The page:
• Serios Baseline W
  • Front Wheel: Hed Jet 6
  • Rear Wheel: Hed Jet 9

Run 2 (turquoise line)
This is a comparative test of the new Diamondback Andean with identical setup to the Serios Baseline. The Andean was designed to surpass the competition at low yaw while maintaining the large advantage at high yaw that the Serios displayed. This successful test con rms that the Andean is 10% faster at zero degrees than the Serios and an even more impressive 32% less drag at -15 degrees. This is completely attributable to the Aero Core and fairing of the crank.

  • Andean Baseline
  • No Storage W/
  • Front Wheel: Hed Jet 6
  • Rear Wheel: Hed Jet 9

Run 7 (red line)
This is a ‘fastest con guration’ test of the Diamondback Andean with HED Jet 9 front wheel, HED Jet Disc, Force/Attack tires, HED Corsair, and Andean Storage accessories. In this con guration, competitive triathletes can store a full race compliment of food and liquids while maintaining industry leading aerodynamics. The Diamondback Andean demonstrates that it is truly the fastest triathlon bicycle in the world.

  • Andean Baseline
  • Full Storage
  • Front Wheel: Hed Jet 9
  • Rear Wheel: Hed Jet Disc

Kevin’s Biggest Tip for Purchasing a Bike

Start with the tyres, then the wheels, then the frame then the rest of the bike. “A lot of consumers do everything backwards, starting with the bike, then wheels. Because of the inflation and size changes from a 25mm to 28 once inflated, you should really start with the tyre.”

A cyclist and tech geek at heart with a passion for new shiny things and a huge appetite for triathlon. I spend most of my time between managing two of Australia's best triathletes and a traditional corporate life.

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Review: OTTO Tuning System – App for Adjusting Your Bike Gears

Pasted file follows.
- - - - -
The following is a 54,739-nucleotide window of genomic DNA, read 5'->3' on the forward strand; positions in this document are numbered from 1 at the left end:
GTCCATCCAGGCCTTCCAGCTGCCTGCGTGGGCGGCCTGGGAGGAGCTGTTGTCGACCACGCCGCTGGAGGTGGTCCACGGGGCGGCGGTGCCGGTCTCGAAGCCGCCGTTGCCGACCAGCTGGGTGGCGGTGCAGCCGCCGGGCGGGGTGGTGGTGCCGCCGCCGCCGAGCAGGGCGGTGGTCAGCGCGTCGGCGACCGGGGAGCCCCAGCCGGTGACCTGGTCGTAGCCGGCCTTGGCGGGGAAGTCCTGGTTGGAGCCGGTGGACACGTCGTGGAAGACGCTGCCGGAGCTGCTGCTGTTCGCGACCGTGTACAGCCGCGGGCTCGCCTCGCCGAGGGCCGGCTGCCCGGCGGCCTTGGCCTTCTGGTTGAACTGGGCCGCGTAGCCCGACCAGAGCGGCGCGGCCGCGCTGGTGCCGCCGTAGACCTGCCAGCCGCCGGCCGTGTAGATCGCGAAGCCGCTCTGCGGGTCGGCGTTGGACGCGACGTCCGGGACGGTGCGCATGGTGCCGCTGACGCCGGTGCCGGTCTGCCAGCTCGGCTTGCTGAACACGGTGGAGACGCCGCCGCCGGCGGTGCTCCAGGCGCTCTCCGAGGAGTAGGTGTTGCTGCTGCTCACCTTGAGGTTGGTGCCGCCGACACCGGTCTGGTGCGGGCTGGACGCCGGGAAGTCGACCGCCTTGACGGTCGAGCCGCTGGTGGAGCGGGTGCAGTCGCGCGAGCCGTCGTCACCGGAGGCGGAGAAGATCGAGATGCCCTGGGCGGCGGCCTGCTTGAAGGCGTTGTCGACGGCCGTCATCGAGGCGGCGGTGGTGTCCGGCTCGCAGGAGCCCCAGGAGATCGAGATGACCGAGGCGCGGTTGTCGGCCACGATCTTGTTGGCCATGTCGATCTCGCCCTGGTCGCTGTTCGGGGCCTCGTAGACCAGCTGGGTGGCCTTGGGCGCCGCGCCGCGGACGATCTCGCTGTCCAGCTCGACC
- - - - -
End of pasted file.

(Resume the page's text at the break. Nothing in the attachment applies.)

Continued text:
Correctly indexing your gears can be a lost art for some. Enter the OTTO Tuning System. The system looks to remove the complexity by leveraging an innovative combination of tool and app combo to remove the thinking and give you a bike shop like tune up in minutes. But is it worth the investment? Let’s find out.

Nothing annoys a rider more than a mysterious tick on your bike. With your mind-set on smashing out a muffin and a coffee in an  hour, not having your carbon baby performing 100% is frankly too much to handle for you and your riding buddies.

Incorrectly indexed gears often are the cause of this and without resolution can quickly escalate from annoying to dangerous. The chain can slip under load, surprise you by changing gears randomly and ultimately make you feel like you have a gremlin in control of your Shimano Di2.

Tuning up the drive chain comes down to playing with the limit screws on the rear mechanics, nowadays understanding how to do this has become a bit of a lost art, often requiring you to splash out cash at your local bike shop to make even the slightest of re adjustments.

How does it work?

The OTTO tuning system works by tracking elements on a plastic gauge via your iPhone application. On opening the App it kicks off with a small 5 minute tutorial about how to use the tool, simple enough and easy to understand.  You have 2 basic options;

  1. Free: which allows you to check your indexing
  2. Subscription: will provide advice on how to tune your gears.  It’s important to note that to date it doesn’t support Android, which is quite frustrating, requiring me to borrow my mechanics iPhone just to complete the review. Does sound like a little oxymoron doesn’t it?

Subscription service 1-day: $1.99 / 90-day: $11.99 / 1-year: $26.99.

Once you have decided on your options the App asks you to put the tool on the derailleur pulley and align the targets on the gauge to the App. A procedure which reminded me about Luke turning on his targeting computer during his death star run except, this time, it hit the target.